By Asif Ali Rizwaan at Thu, 2001/09/20 - 5:00am

I've tried almost every distro there is but I always find myself falling back to Debian. I've ran Debian since 1997 and many times I've thought "Maybe I should try this new cool distro". I install them, run them for a few weeks and I ALWAYS miss apt-get and the HUGE repository of up-to-date packages in testing/unstable!
Short reviews of some of the distros I've tried the last year:
Red Hat 7.0: Well, trying to be bleeding edge by using beta versions of gcc and glibc and other essential software. Often causes problems and incompabilities. Also has insecure default settings. (Ok, I haven't tried RH7.1, but it still doesn't have apt-get!:)
Mandrake 8.0: Nice default install, but it installs too much crap that I don't need. They have to fix their dependancies! It feels that all packages depend on each other... apt-get for Mandrake is available in contrib, but it's nowhere as good as apt-get in Debian because 1) The dependancy hell. You can't install KDE without installing Gnome for example, and the packages are not split into separate libs/app/extras packages. 2) The RPMs doesn't ask any questions when you install them. You are stuck with the default config.
SuSE7.1: Very nice distro! Very nice! But there is no apt-get or similar functionality. Their SuSE-update tool only provide securityfixes. There is no way to upgrade versions other than to *buy* the next SuSE-version or compile them yourself, which may conflict with already installed versions.
Rock Linux: Cool distro for hackers, but I don't have the time do EVERYTHING by hand all the time...
Slackware 8: apt-get, where are you?
Caldera 2.4: Buggy as hell.
FreeBSD 4.3: Very nice!! But I can't access my 80GB striped Linux-LVM LV which I keep all my OGGs on with it... :(

Well, back to Debian. Run Woody and you have a stable system with 8000 up-to-date packages always available at a single command. If you want a package only available in Sid (unstable), if it's not a core-package (like glibc, gcc, ld.so etc), run "apt-get -t unstable packagename", and it gets installed in a few seconds/minutes/hours (depending on your connection). :) Gotta love it!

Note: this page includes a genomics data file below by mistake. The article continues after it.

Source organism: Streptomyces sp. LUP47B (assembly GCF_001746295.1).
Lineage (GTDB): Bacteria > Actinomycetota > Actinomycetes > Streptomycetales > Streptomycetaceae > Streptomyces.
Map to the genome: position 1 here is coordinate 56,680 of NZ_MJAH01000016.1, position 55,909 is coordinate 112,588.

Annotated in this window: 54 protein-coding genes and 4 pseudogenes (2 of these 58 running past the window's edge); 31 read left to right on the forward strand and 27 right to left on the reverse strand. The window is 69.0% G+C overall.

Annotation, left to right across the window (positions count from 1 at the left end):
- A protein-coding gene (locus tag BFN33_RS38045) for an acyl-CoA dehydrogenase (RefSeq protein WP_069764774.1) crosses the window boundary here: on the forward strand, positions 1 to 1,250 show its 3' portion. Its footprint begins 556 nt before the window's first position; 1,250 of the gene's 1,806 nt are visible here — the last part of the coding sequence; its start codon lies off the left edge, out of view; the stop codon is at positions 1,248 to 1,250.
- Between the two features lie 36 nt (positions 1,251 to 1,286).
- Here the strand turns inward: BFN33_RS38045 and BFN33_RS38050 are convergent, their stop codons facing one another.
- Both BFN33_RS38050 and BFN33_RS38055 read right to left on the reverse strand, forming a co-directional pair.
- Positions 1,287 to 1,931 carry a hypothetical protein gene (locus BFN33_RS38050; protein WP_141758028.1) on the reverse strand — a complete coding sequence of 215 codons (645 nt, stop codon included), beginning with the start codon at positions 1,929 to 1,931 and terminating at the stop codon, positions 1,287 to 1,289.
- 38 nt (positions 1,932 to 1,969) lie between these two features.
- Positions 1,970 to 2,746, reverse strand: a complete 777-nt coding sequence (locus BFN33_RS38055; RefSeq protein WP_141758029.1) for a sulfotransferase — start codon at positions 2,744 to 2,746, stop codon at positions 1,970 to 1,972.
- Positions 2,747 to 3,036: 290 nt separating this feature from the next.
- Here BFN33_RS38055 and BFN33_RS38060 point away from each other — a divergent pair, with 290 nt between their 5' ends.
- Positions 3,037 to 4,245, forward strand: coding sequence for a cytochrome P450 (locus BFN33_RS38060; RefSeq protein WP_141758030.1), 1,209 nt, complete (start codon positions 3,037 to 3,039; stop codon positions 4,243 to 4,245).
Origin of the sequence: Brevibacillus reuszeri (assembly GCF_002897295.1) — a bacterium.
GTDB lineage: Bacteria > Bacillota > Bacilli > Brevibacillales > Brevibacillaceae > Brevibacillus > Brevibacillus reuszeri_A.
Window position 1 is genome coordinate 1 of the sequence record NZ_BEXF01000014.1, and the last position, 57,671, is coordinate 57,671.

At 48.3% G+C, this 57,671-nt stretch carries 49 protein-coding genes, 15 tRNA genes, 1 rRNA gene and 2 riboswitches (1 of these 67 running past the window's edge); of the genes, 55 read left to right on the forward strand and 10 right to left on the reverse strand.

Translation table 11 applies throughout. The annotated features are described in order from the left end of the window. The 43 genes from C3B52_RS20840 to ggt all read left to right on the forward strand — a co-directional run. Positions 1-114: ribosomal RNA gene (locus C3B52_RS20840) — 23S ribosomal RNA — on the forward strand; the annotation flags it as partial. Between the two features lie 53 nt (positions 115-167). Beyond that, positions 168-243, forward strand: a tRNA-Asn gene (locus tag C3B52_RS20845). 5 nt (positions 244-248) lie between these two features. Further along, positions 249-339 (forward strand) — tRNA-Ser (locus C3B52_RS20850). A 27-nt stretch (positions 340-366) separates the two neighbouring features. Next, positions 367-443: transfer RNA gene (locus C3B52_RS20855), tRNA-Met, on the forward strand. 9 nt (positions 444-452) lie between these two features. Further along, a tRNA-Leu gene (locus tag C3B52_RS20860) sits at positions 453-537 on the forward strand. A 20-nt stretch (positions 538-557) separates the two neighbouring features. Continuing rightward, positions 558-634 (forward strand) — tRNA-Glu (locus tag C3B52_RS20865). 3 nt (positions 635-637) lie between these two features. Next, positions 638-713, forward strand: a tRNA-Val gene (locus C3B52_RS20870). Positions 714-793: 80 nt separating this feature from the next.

By Per Wigren at Wed, 2001/09/19 - 5:00am

Hear hear.. debian r0x0rs j00r a55 fUx0r


By MegaBite at Thu, 2001/09/20 - 5:00am

Hmm...I run Mdk 8 at work, and I can not understand your criticism at all.

1. "Nice default install, but it installs too much crap that I don't need."
Well, then don't go with the default install! If you're such a power user that you can tell wether to install libbonobo0 or not, you should be able to customize your install.

2. "You can't install KDE without installing Gnome for example"
This may be true if you try to install it via apt-get, I haven't tried it so I don't know, but otherwise it works just fine. Why not try urpmi btw? It has similar functionality, and works pretty well.

/Peter


By moZer at Thu, 2001/09/20 - 5:00am

***SuSE7.1: Very nice distro! Very nice! But there is no apt-get or similar functionality. Their SuSE-update tool only provide securityfixes. There is no way to upgrade versions other than to *buy* the next SuSE-version or compile them yourself, which may conflict with already installed versions.***

that's not true. you can download the latest (stable) versions from www.suse.de (Download und Updates) or www.suse.com.

Miso


By Miso at Fri, 2001/09/21 - 5:00am